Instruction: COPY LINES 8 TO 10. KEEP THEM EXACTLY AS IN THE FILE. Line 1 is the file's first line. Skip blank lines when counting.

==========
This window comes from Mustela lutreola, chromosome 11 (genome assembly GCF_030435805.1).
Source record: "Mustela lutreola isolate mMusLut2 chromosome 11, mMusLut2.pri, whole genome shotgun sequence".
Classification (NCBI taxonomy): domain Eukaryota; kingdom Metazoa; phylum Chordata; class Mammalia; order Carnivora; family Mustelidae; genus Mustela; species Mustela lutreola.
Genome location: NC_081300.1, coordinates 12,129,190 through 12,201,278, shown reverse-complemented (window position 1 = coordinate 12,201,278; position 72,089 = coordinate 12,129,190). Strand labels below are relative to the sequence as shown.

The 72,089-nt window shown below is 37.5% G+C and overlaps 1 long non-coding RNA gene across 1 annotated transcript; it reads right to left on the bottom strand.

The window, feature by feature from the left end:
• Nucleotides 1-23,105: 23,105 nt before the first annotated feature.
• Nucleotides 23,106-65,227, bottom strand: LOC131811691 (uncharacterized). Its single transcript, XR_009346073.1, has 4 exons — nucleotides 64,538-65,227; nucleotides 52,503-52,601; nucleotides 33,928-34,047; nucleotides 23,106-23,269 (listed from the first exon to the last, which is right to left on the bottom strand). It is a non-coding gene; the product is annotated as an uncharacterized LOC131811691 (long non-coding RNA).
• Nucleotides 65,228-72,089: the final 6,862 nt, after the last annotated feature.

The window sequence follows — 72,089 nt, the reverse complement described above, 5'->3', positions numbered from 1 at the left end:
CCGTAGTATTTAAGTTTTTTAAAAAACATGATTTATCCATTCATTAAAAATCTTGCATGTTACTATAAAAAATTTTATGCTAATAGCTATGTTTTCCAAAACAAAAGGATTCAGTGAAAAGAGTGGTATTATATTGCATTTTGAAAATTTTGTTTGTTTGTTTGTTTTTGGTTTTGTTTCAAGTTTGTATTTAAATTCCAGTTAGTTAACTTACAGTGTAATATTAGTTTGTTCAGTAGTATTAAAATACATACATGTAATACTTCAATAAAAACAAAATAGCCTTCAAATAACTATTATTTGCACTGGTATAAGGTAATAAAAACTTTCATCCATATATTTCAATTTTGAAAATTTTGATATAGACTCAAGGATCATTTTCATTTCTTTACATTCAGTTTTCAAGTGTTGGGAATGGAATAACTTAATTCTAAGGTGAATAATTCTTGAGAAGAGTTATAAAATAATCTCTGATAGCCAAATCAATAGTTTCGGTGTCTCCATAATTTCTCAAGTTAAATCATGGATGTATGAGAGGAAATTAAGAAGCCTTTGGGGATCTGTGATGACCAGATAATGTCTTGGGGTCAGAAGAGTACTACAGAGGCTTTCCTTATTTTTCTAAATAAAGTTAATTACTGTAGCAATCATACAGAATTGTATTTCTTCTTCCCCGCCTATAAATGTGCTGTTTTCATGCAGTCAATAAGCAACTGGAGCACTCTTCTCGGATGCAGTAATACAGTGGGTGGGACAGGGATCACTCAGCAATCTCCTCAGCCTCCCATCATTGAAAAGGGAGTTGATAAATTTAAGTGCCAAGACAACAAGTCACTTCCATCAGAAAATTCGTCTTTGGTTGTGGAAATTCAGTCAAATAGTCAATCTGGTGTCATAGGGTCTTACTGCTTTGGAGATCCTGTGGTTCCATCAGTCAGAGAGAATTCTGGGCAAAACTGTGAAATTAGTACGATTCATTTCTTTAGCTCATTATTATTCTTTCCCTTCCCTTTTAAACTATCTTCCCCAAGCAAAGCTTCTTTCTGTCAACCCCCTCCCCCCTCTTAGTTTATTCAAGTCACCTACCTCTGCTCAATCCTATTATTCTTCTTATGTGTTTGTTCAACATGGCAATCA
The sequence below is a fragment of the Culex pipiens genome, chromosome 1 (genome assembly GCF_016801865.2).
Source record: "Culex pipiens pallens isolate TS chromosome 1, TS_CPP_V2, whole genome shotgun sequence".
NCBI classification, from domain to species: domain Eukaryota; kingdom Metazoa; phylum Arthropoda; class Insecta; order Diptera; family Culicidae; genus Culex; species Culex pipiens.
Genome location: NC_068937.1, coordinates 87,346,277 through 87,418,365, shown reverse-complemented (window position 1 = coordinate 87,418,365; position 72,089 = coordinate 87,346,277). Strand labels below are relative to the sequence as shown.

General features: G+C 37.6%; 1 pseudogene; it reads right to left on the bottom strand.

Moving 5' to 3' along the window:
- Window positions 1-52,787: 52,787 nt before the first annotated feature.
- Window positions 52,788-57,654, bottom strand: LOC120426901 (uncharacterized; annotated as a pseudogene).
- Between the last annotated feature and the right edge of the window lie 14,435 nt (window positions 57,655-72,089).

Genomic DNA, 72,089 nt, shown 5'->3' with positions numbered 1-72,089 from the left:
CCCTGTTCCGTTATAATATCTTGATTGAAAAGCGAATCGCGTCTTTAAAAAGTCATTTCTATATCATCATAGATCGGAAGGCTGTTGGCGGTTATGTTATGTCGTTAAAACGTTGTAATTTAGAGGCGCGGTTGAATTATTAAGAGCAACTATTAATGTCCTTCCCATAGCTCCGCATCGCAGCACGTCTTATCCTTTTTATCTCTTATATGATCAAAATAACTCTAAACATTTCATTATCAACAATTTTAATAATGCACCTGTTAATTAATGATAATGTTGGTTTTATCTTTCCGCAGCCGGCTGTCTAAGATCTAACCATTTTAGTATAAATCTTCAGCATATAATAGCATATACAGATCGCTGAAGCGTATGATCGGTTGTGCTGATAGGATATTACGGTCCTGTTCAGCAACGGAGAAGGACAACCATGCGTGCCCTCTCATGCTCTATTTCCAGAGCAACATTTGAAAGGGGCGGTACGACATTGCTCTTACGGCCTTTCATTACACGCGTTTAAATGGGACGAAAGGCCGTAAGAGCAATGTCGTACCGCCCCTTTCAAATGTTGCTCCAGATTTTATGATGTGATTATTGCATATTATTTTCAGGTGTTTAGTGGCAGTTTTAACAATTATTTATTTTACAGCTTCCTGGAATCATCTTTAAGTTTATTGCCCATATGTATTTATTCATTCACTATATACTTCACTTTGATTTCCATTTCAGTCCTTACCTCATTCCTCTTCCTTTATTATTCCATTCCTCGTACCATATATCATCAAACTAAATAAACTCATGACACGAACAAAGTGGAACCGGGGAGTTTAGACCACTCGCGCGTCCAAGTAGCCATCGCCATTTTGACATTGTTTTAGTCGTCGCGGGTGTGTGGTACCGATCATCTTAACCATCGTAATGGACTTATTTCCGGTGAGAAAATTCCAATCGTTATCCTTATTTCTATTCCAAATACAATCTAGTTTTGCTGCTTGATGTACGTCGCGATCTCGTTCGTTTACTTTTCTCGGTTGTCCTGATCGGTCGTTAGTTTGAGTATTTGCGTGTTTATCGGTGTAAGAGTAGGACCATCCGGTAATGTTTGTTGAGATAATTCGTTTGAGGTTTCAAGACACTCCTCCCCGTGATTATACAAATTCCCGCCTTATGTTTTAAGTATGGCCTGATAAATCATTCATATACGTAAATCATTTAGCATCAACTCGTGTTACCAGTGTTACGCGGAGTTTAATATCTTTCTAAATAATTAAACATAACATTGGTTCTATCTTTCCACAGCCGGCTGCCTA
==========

• Nucleotides 23,106-65,227, bottom strand: LOC131811691 (uncharacterized). Its single transcript, XR_009346073.1, has 4 exons — nucleotides 64,538-65,227; nucleotides 52,503-52,601; nucleotides 33,928-34,047; nucleotides 23,106-23,269 (listed from the first exon to the last, which is right to left on the bottom strand). It is a non-coding gene; the product is annotated as an uncharacterized LOC131811691 (long non-coding RNA).
• Nucleotides 65,228-72,089: the final 6,862 nt, after the last annotated feature.

The window sequence follows — 72,089 nt, the reverse complement described above, 5'->3', positions numbered from 1 at the left end: